The Trump administration plans to arrest parents and other relatives who authorities believe smuggled their children into the United States, a move immigrant advocates said would send a wave of fear through vulnerable communities.
A new “surge initiative” aims to dismantle human smuggling operations, including identifying and arresting the adult sponsors of unaccompanied minors who paid coyotes or other smugglers to bring young people across the US border, Immigration and Customs Enforcement officials confirmed Thursday.
That marks a sharp departure from policies in place under President Barack Obama’s administration, during which time tens of thousands of children fleeing gang and drug violence in Honduras, Guatemala and El Salvador crossed the border and were placed with sponsors in communities nationwide. Sponsors — typically parents, close relatives or family friends — have been expected to care for the children while they go to school and seek legal status in immigration court.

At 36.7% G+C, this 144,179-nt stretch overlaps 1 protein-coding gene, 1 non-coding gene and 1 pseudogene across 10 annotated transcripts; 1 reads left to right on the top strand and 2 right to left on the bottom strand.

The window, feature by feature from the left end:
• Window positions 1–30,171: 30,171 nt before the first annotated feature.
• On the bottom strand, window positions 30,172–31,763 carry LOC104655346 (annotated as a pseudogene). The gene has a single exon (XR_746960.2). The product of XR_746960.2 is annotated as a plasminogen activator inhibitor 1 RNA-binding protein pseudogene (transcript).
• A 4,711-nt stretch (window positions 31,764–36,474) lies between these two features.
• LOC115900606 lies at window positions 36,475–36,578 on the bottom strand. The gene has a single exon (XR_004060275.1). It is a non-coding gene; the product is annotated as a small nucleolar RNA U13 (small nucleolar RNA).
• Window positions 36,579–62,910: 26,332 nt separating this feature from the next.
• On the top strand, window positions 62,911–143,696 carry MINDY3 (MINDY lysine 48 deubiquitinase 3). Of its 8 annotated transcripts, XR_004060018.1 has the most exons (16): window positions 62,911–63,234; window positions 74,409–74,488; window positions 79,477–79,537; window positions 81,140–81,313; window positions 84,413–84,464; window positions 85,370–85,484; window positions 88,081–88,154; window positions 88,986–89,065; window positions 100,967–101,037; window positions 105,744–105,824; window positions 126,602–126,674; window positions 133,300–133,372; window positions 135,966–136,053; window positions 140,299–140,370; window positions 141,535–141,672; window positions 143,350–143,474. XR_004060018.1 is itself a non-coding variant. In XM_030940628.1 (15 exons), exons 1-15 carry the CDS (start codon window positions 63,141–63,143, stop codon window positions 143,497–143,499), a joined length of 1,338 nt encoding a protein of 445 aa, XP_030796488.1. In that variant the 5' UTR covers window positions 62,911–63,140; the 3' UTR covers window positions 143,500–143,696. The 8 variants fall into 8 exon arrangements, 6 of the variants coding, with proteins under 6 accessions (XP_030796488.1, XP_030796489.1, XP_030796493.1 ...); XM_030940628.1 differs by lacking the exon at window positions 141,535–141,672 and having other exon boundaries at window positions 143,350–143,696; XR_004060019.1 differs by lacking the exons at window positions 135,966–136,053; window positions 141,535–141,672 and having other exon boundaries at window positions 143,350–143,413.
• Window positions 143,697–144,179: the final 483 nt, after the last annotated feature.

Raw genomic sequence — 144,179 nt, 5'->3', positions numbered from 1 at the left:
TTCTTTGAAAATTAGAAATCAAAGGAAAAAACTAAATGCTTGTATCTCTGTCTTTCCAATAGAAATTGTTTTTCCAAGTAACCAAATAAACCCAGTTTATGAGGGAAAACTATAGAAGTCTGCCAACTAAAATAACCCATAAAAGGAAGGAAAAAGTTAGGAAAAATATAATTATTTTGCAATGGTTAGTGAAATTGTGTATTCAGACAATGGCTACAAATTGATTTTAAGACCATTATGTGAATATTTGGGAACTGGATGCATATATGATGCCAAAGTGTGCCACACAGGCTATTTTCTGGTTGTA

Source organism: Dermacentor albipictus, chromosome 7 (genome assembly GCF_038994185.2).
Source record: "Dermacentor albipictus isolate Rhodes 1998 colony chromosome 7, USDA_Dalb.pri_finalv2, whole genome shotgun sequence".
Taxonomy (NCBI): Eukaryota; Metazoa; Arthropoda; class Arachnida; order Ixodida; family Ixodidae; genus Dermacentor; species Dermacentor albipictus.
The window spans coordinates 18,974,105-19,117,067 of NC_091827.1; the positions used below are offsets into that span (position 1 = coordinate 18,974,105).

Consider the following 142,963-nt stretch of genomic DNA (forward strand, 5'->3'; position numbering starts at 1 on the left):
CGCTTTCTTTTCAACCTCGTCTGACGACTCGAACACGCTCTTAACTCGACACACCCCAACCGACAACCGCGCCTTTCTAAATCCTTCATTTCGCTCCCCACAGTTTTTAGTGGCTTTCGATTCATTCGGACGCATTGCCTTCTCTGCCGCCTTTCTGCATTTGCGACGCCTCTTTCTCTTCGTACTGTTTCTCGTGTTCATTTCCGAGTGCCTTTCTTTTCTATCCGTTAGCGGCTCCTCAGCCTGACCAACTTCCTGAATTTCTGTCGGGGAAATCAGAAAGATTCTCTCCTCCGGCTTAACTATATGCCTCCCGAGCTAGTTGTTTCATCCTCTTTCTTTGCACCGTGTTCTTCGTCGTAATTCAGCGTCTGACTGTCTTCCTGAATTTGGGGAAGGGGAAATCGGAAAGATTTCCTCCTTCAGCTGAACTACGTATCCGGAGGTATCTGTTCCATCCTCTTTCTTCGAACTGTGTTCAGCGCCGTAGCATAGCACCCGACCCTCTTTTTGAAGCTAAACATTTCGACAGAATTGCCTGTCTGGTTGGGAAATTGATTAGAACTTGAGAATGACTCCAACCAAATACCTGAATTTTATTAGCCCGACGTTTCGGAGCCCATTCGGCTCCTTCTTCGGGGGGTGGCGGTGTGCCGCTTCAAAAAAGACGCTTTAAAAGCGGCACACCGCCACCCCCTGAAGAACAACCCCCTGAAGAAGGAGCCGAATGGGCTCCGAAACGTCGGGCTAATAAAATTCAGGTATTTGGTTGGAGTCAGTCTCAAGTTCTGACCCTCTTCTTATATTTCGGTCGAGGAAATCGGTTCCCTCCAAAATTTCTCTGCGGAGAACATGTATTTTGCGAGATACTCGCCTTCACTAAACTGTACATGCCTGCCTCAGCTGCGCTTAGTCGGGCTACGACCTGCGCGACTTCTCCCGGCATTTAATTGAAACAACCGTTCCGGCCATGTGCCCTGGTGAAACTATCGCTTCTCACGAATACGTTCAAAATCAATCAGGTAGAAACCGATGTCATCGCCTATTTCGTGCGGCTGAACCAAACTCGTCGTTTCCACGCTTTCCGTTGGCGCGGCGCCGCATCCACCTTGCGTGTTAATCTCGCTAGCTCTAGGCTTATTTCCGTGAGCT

“Arresting those who come forward to sponsor unaccompanied children during their immigration proceedings, often parents, is unimaginably cruel,” said Wendy Young, president of Kids In Need of Defense, a nonprofit that has matched thousands of unaccompanied minors with pro bono attorneys in the last eight years. “Without caregivers to come forward, many of these children will languish in costly detention centers or be placed in foster care at great expense to states.”
Originally published by the New York Post.